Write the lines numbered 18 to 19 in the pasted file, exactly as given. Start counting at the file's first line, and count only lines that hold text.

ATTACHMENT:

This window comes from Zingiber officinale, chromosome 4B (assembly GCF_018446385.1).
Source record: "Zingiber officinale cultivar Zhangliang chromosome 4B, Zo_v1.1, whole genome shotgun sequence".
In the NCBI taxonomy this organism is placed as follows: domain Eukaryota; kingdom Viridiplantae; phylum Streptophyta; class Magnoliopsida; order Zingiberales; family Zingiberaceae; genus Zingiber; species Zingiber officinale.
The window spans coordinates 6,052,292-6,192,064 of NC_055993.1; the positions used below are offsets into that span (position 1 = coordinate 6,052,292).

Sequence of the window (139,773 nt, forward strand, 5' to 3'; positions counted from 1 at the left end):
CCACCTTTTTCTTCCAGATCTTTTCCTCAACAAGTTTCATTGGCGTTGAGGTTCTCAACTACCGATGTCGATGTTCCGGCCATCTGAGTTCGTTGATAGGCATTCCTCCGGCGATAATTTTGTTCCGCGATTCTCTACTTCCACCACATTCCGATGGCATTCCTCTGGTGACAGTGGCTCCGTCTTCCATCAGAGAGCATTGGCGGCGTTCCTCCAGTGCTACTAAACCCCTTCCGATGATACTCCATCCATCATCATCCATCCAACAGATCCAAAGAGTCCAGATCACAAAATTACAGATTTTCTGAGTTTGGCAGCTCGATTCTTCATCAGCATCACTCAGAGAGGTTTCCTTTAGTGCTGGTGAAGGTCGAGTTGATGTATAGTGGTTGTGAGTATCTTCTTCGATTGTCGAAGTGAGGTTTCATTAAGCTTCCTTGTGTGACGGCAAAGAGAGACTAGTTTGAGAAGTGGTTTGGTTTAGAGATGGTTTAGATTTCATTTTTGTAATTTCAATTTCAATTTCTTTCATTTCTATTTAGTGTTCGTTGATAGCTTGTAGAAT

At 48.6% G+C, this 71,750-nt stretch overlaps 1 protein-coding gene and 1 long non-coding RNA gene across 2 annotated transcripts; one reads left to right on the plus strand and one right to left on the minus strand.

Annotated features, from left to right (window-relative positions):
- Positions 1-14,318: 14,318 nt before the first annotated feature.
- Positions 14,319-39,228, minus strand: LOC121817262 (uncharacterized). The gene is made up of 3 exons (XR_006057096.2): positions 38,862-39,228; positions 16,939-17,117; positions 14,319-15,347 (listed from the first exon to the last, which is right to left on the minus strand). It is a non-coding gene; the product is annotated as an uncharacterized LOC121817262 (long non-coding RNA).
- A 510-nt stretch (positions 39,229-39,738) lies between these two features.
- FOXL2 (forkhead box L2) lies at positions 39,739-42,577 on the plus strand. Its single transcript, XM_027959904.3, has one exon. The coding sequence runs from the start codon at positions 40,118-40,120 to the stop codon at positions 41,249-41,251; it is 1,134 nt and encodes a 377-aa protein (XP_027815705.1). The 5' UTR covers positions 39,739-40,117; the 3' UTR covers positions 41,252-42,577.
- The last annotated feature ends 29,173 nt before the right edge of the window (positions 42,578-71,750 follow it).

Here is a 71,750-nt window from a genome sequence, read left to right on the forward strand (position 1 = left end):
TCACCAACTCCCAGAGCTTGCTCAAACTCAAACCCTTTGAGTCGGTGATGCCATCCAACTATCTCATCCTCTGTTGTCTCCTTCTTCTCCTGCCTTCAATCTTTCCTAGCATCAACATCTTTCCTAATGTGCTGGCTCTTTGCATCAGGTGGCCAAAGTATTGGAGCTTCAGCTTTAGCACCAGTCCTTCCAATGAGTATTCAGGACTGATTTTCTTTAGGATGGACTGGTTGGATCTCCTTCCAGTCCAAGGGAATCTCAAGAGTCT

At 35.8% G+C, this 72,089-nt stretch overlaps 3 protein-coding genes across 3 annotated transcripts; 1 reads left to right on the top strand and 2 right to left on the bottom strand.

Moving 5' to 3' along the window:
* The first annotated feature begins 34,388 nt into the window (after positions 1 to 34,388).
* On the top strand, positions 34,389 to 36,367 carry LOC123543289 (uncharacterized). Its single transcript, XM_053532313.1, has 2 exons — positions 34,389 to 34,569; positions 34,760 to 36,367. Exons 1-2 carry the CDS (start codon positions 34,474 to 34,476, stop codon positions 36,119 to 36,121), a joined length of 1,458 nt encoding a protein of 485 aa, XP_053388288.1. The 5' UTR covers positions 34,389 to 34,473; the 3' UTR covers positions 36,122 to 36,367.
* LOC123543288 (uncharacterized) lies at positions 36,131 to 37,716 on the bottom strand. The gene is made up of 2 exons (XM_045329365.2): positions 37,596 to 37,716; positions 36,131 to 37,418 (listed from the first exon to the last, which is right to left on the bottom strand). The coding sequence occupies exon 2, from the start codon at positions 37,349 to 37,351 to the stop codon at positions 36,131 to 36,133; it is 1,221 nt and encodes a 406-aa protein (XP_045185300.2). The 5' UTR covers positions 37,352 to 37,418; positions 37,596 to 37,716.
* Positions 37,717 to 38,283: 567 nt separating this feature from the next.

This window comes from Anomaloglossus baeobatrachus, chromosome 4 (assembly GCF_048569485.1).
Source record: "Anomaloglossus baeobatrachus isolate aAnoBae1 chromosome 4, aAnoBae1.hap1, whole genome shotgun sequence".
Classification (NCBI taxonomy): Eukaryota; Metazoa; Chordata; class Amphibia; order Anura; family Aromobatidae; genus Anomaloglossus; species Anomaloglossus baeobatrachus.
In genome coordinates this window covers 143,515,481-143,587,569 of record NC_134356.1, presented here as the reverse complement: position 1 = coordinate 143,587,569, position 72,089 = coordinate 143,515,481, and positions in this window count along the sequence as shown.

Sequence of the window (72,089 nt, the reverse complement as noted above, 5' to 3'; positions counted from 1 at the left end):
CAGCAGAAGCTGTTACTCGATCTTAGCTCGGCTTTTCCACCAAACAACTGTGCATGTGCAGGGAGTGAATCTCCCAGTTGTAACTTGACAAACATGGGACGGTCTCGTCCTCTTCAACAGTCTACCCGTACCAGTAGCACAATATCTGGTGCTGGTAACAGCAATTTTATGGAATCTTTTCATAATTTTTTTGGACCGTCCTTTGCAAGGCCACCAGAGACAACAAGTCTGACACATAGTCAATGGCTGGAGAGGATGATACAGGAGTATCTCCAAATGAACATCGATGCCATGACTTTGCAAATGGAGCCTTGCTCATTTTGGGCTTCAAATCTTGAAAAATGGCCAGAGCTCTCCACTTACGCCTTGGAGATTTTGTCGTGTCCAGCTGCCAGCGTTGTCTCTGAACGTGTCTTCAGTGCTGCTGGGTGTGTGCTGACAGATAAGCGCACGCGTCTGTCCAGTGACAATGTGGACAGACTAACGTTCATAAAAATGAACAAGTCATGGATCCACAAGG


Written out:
* The first annotated feature begins 34,388 nt into the window (after positions 1 to 34,388).
* On the top strand, positions 34,389 to 36,367 carry LOC123543289 (uncharacterized). Its single transcript, XM_053532313.1, has 2 exons — positions 34,389 to 34,569; positions 34,760 to 36,367. Exons 1-2 carry the CDS (start codon positions 34,474 to 34,476, stop codon positions 36,119 to 36,121), a joined length of 1,458 nt encoding a protein of 485 aa, XP_053388288.1. The 5' UTR covers positions 34,389 to 34,473; the 3' UTR covers positions 36,122 to 36,367.